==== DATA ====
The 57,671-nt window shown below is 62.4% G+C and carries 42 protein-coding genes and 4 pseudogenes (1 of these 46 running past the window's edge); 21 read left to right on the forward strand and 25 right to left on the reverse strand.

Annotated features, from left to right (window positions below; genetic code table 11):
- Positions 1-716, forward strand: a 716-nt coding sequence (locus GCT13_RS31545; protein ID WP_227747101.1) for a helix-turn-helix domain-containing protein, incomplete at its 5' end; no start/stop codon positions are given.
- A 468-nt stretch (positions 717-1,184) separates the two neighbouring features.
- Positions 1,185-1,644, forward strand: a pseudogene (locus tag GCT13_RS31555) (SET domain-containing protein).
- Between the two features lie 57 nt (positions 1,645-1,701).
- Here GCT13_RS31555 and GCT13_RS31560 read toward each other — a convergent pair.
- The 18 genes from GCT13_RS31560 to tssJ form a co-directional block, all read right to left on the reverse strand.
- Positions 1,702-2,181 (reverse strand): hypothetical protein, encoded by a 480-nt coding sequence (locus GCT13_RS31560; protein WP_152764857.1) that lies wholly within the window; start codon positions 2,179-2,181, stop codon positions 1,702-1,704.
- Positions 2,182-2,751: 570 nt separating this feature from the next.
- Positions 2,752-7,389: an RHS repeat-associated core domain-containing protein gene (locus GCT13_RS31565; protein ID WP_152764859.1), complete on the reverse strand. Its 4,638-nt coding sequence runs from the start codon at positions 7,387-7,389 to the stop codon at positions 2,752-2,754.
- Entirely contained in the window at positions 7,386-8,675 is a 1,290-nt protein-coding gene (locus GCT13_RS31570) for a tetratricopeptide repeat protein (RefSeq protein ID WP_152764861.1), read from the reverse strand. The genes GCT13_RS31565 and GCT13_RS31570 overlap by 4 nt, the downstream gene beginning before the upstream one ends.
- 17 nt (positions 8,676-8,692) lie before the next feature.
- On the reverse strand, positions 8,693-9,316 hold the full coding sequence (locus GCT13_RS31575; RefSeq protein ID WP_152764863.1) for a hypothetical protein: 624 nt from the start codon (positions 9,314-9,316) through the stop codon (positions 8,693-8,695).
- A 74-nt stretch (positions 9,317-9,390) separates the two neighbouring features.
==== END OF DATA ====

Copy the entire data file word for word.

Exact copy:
The 57,671-nt window shown below is 62.4% G+C and carries 42 protein-coding genes and 4 pseudogenes (1 of these 46 running past the window's edge); 21 read left to right on the forward strand and 25 right to left on the reverse strand.

Annotated features, from left to right (window positions below; genetic code table 11):
- Positions 1-716, forward strand: a 716-nt coding sequence (locus GCT13_RS31545; protein ID WP_227747101.1) for a helix-turn-helix domain-containing protein, incomplete at its 5' end; no start/stop codon positions are given.
- A 468-nt stretch (positions 717-1,184) separates the two neighbouring features.
- Positions 1,185-1,644, forward strand: a pseudogene (locus tag GCT13_RS31555) (SET domain-containing protein).
- Between the two features lie 57 nt (positions 1,645-1,701).
- Here GCT13_RS31555 and GCT13_RS31560 read toward each other — a convergent pair.
- The 18 genes from GCT13_RS31560 to tssJ form a co-directional block, all read right to left on the reverse strand.
- Positions 1,702-2,181 (reverse strand): hypothetical protein, encoded by a 480-nt coding sequence (locus GCT13_RS31560; protein WP_152764857.1) that lies wholly within the window; start codon positions 2,179-2,181, stop codon positions 1,702-1,704.
- Positions 2,182-2,751: 570 nt separating this feature from the next.
- Positions 2,752-7,389: an RHS repeat-associated core domain-containing protein gene (locus GCT13_RS31565; protein ID WP_152764859.1), complete on the reverse strand. Its 4,638-nt coding sequence runs from the start codon at positions 7,387-7,389 to the stop codon at positions 2,752-2,754.
- Entirely contained in the window at positions 7,386-8,675 is a 1,290-nt protein-coding gene (locus GCT13_RS31570) for a tetratricopeptide repeat protein (RefSeq protein ID WP_152764861.1), read from the reverse strand. The genes GCT13_RS31565 and GCT13_RS31570 overlap by 4 nt, the downstream gene beginning before the upstream one ends.
- 17 nt (positions 8,676-8,692) lie before the next feature.
- On the reverse strand, positions 8,693-9,316 hold the full coding sequence (locus GCT13_RS31575; RefSeq protein ID WP_152764863.1) for a hypothetical protein: 624 nt from the start codon (positions 9,314-9,316) through the stop codon (positions 8,693-8,695).
- A 74-nt stretch (positions 9,317-9,390) separates the two neighbouring features.